Wei Wei; Ian Thomas MacDonald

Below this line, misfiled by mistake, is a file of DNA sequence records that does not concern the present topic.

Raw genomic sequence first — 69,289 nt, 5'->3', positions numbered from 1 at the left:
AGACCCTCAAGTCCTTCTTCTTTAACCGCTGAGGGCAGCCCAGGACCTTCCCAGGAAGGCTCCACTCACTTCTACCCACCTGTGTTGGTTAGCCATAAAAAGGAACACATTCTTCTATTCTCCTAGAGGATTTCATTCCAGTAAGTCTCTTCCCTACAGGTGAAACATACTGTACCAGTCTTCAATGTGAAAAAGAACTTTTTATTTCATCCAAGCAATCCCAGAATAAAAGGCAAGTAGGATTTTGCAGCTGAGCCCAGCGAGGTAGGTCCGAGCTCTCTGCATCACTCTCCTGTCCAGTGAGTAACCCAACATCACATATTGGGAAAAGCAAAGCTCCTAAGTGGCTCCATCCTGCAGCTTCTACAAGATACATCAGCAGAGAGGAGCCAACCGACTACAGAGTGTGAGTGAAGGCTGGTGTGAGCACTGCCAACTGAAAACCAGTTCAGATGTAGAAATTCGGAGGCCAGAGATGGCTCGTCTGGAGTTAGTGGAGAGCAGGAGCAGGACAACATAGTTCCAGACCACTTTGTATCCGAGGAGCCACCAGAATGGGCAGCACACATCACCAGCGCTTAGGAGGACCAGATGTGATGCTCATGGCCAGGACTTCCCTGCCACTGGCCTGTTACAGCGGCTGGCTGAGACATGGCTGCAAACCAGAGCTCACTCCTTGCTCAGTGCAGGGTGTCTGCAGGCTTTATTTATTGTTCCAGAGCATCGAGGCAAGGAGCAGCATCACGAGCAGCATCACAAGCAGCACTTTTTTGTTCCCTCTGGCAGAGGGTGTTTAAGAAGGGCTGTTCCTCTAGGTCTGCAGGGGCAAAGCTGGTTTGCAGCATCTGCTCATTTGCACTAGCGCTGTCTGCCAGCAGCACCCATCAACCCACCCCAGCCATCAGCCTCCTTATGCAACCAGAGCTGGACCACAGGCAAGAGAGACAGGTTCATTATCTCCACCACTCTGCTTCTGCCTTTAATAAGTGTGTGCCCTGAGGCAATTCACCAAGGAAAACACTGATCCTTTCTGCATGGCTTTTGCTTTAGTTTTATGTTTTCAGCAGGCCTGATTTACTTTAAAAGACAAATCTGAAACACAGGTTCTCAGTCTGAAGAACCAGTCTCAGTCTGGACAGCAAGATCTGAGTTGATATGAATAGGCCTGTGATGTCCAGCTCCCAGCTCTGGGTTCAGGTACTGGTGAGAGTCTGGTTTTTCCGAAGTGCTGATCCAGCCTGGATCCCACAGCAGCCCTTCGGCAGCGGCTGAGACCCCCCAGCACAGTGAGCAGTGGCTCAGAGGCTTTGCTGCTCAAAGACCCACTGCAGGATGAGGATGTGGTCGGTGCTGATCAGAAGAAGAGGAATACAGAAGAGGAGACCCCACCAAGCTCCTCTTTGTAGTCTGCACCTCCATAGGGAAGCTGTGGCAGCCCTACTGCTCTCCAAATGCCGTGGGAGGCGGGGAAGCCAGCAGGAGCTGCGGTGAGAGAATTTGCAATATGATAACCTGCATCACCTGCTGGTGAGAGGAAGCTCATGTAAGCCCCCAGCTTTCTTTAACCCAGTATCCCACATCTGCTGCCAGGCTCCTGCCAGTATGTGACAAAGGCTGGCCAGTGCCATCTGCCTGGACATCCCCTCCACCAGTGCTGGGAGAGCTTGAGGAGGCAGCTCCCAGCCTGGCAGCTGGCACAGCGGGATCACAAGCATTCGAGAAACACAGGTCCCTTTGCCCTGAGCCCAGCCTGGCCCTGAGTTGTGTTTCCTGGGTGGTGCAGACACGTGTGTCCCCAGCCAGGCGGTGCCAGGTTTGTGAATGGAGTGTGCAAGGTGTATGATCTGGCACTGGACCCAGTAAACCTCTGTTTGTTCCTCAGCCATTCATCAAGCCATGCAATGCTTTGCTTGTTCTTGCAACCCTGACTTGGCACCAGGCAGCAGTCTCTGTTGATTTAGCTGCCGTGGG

Policy interventions geared toward improving the quality of gig economy work depend not only on how this work is classified in legal terms but also on a fine-tuned understanding of the relevant factors that determine the quality of the gig ‘work relationship’. Models that are used to evaluate standard work, however, are poorly adapted to gig work. This article proposes a ‘work relationship’ model adapted to the gig economy. The model is inspired by Dunlop’s systems approach and is constructed from 24 in-depth interviews with gig economy workers. A survey generated from the model was used to verify the relevance of 3 macro-level and 12 micro-level factors. Its main findings are that income, labour protections, voice and client behavior are the most significant factors in determining the quality of work and of work relations as determined by gig workers.